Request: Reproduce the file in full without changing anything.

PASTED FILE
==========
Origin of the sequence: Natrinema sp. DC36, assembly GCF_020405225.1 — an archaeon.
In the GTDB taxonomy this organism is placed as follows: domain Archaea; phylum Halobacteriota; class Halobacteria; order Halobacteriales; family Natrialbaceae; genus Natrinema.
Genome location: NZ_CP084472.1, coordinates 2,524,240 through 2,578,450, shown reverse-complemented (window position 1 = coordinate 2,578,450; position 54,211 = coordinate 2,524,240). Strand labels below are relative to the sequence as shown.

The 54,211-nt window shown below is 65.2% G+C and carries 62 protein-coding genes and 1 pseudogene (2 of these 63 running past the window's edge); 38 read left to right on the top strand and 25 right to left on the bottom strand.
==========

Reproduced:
Origin of the sequence: Natrinema sp. DC36, assembly GCF_020405225.1 — an archaeon.
In the GTDB taxonomy this organism is placed as follows: domain Archaea; phylum Halobacteriota; class Halobacteria; order Halobacteriales; family Natrialbaceae; genus Natrinema.
Genome location: NZ_CP084472.1, coordinates 2,524,240 through 2,578,450, shown reverse-complemented (window position 1 = coordinate 2,578,450; position 54,211 = coordinate 2,524,240). Strand labels below are relative to the sequence as shown.

The 54,211-nt window shown below is 65.2% G+C and carries 62 protein-coding genes and 1 pseudogene (2 of these 63 running past the window's edge); 38 read left to right on the top strand and 25 right to left on the bottom strand.